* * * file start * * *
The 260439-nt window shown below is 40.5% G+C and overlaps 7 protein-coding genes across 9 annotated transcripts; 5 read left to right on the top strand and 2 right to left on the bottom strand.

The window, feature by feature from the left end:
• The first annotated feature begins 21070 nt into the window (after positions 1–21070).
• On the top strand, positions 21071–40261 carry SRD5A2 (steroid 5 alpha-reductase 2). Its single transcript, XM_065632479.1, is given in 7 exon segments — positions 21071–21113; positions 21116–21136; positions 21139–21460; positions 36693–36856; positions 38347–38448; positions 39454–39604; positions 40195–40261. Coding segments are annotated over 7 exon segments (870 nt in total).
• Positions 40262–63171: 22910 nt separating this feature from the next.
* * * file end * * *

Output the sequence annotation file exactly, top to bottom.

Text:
The 260439-nt window shown below is 40.5% G+C and overlaps 7 protein-coding genes across 9 annotated transcripts; 5 read left to right on the top strand and 2 right to left on the bottom strand.

The window, feature by feature from the left end:
• The first annotated feature begins 21070 nt into the window (after positions 1–21070).
• On the top strand, positions 21071–40261 carry SRD5A2 (steroid 5 alpha-reductase 2). Its single transcript, XM_065632479.1, is given in 7 exon segments — positions 21071–21113; positions 21116–21136; positions 21139–21460; positions 36693–36856; positions 38347–38448; positions 39454–39604; positions 40195–40261. Coding segments are annotated over 7 exon segments (870 nt in total).
• Positions 40262–63171: 22910 nt separating this feature from the next.